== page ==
Home | | **Database Management Systems** | | **FUNDAMENTALS OF Database Systems** | | **Database Management Systems** | Retrieval Models

1. Boolean Model
2. Vector Space Model
3. Probabilistic Model
4. Semantic Model

**Retrieval Models**

In this section we briefly describe the important models of IR. These
are the three main statistical models—Boolean, vector space, and
probabilistic—and the semantic model.

**1. Boolean Model**

In this model, documents are represented as a set of *terms*. Queries are formulated as a
combination of terms using the standard Boolean logic set-theoretic operators
such as AND, OR and NOT. Retrieval and relevance are considered as binary concepts in this
model, so the retrieved elements are an “exact match” retrieval of relevant
documents. There is no notion of ranking of resulting documents. All retrieved
documents are considered equally important—a major simplification that does not
consider frequencies of document terms or their proximity to other terms com-pared
against the query terms.

Boolean retrieval models lack sophisticated ranking algorithms and are
among the earliest and simplest information retrieval models. These models make
it easy to associate metadata information and write queries that match the
contents of the documents as well as other properties of documents, such as
date of creation, author, and type of document.

**2. Vector Space Model**

The
vector space model provides a framework in which term weighting, ranking of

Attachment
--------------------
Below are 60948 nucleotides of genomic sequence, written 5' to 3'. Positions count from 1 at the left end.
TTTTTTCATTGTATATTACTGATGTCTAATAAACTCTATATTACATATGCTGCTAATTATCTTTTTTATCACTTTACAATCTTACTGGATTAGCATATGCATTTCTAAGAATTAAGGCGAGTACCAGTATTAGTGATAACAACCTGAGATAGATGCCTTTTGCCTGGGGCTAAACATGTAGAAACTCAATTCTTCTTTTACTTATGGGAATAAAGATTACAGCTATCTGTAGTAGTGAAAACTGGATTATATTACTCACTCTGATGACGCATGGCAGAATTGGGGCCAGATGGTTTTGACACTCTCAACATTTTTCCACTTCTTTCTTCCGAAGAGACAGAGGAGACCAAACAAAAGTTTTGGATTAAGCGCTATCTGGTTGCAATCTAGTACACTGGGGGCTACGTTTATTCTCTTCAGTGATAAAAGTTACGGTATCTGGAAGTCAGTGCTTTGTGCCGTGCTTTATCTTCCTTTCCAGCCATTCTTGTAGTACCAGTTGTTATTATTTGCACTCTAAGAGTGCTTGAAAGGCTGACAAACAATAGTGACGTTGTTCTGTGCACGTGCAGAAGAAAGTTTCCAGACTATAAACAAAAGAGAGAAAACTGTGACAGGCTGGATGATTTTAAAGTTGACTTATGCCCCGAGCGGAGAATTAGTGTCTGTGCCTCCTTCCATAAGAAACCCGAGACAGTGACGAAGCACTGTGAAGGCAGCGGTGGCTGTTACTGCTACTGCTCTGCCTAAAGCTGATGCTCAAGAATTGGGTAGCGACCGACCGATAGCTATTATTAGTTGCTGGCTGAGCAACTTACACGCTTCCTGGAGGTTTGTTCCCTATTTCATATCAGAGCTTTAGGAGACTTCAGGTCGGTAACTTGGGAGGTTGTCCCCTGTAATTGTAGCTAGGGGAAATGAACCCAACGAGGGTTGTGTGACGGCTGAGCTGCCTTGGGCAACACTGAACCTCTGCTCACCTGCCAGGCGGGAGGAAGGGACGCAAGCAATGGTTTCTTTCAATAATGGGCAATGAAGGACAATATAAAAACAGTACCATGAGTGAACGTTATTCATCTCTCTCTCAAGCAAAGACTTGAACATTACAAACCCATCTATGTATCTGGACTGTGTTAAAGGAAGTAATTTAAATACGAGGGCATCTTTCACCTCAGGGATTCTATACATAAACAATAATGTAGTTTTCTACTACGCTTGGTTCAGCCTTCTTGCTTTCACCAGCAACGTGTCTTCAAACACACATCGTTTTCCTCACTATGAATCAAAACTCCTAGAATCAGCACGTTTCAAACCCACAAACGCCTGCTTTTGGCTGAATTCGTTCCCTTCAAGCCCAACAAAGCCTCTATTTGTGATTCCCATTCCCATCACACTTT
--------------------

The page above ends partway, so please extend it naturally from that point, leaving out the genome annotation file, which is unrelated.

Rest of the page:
retrieved documents, and relevance feedback are possible. Documents are
represented as *features* and *weights* of term features in an *n*-dimensional vector space of terms. **Features** are a subset of the terms in a
*set of documents* that are deemed most
relevant to an IR search for this particular set of documents. The process of
selecting these important terms (features) and their properties as a sparse
(limited) list out of the very large number of available terms (the vocabulary
can contain hundreds of thousands of terms) is independent of the model
specification. The query is also specified as a terms vector (vector of
features), and this is compared to the document vectors for
similarity/relevance assessment.

The
similarity assessment function that compares two vectors is not inherent to the
model—different similarity functions can be used. However, the cosine of the
angle between the query and document vector is a commonly used function for
similarity assessment. As the angle between the vectors decreases, the cosine
of the angle approaches one, meaning that the similarity of the query with a
document vector increases. Terms (features) are weighted proportional to their
frequency counts to reflect the importance of terms in the calculation of
relevance measure. This is different from the Boolean model, which does not
take into account the frequency of words in the document for relevance match.

In the
vector model, the *document term weight w _{ij}*
(for term

In the
formula given above, we use the following symbols:

*d _{j}
*is the
document vector.

*q *is the
query vector.

*w _{ij}
*is the
weight of term

*w _{iq}